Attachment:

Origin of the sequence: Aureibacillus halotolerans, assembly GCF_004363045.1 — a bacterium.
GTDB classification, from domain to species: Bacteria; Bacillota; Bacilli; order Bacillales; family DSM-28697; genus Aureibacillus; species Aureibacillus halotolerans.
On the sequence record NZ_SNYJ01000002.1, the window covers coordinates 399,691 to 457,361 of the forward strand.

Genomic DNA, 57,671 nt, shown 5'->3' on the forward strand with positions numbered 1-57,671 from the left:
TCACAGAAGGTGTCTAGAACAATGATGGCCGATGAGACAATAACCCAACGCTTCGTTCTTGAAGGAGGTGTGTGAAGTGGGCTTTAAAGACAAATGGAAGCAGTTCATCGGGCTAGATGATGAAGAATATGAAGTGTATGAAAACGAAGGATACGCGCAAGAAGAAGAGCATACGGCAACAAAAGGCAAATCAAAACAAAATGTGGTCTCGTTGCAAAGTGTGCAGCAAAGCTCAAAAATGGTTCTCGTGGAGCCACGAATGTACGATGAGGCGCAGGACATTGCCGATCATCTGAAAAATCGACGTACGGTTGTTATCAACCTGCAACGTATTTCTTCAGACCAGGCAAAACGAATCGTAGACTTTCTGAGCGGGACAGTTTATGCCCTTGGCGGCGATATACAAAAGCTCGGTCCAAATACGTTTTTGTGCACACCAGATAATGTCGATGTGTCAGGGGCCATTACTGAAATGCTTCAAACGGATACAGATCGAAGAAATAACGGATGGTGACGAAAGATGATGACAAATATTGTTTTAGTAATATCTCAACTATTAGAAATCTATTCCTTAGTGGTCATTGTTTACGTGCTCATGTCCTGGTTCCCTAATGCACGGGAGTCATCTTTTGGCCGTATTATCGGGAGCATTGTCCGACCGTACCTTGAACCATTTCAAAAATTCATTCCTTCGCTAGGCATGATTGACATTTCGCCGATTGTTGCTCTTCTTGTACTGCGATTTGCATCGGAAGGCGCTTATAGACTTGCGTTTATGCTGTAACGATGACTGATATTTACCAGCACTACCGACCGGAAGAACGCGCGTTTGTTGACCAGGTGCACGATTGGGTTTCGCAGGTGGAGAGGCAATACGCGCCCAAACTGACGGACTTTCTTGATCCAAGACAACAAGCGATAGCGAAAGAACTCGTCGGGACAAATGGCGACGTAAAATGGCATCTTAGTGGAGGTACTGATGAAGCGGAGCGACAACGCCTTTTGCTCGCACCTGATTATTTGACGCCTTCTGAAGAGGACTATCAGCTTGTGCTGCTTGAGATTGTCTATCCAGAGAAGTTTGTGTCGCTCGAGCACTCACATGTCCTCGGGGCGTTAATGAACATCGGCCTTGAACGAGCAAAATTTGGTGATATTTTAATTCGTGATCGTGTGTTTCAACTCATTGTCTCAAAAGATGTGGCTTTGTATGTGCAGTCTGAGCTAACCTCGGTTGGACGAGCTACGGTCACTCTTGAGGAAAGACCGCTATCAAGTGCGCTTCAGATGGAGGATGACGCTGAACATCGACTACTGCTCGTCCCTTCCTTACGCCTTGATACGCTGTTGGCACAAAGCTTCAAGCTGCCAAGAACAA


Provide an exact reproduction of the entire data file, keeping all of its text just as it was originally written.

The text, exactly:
Origin of the sequence: Aureibacillus halotolerans, assembly GCF_004363045.1 — a bacterium.
GTDB classification, from domain to species: Bacteria; Bacillota; Bacilli; order Bacillales; family DSM-28697; genus Aureibacillus; species Aureibacillus halotolerans.
On the sequence record NZ_SNYJ01000002.1, the window covers coordinates 399,691 to 457,361 of the forward strand.

Genomic DNA, 57,671 nt, shown 5'->3' on the forward strand with positions numbered 1-57,671 from the left:
TCACAGAAGGTGTCTAGAACAATGATGGCCGATGAGACAATAACCCAACGCTTCGTTCTTGAAGGAGGTGTGTGAAGTGGGCTTTAAAGACAAATGGAAGCAGTTCATCGGGCTAGATGATGAAGAATATGAAGTGTATGAAAACGAAGGATACGCGCAAGAAGAAGAGCATACGGCAACAAAAGGCAAATCAAAACAAAATGTGGTCTCGTTGCAAAGTGTGCAGCAAAGCTCAAAAATGGTTCTCGTGGAGCCACGAATGTACGATGAGGCGCAGGACATTGCCGATCATCTGAAAAATCGACGTACGGTTGTTATCAACCTGCAACGTATTTCTTCAGACCAGGCAAAACGAATCGTAGACTTTCTGAGCGGGACAGTTTATGCCCTTGGCGGCGATATACAAAAGCTCGGTCCAAATACGTTTTTGTGCACACCAGATAATGTCGATGTGTCAGGGGCCATTACTGAAATGCTTCAAACGGATACAGATCGAAGAAATAACGGATGGTGACGAAAGATGATGACAAATATTGTTTTAGTAATATCTCAACTATTAGAAATCTATTCCTTAGTGGTCATTGTTTACGTGCTCATGTCCTGGTTCCCTAATGCACGGGAGTCATCTTTTGGCCGTATTATCGGGAGCATTGTCCGACCGTACCTTGAACCATTTCAAAAATTCATTCCTTCGCTAGGCATGATTGACATTTCGCCGATTGTTGCTCTTCTTGTACTGCGATTTGCATCGGAAGGCGCTTATAGACTTGCGTTTATGCTGTAACGATGACTGATATTTACCAGCACTACCGACCGGAAGAACGCGCGTTTGTTGACCAGGTGCACGATTGGGTTTCGCAGGTGGAGAGGCAATACGCGCCCAAACTGACGGACTTTCTTGATCCAAGACAACAAGCGATAGCGAAAGAACTCGTCGGGACAAATGGCGACGTAAAATGGCATCTTAGTGGAGGTACTGATGAAGCGGAGCGACAACGCCTTTTGCTCGCACCTGATTATTTGACGCCTTCTGAAGAGGACTATCAGCTTGTGCTGCTTGAGATTGTCTATCCAGAGAAGTTTGTGTCGCTCGAGCACTCACATGTCCTCGGGGCGTTAATGAACATCGGCCTTGAACGAGCAAAATTTGGTGATATTTTAATTCGTGATCGTGTGTTTCAACTCATTGTCTCAAAAGATGTGGCTTTGTATGTGCAGTCTGAGCTAACCTCGGTTGGACGAGCTACGGTCACTCTTGAGGAAAGACCGCTATCAAGTGCGCTTCAGATGGAGGATGACGCTGAACATCGACTACTGCTCGTCCCTTCCTTACGCCTTGATACGCTGTTGGCACAAAGCTTCAAGCTGCCAAGAACAA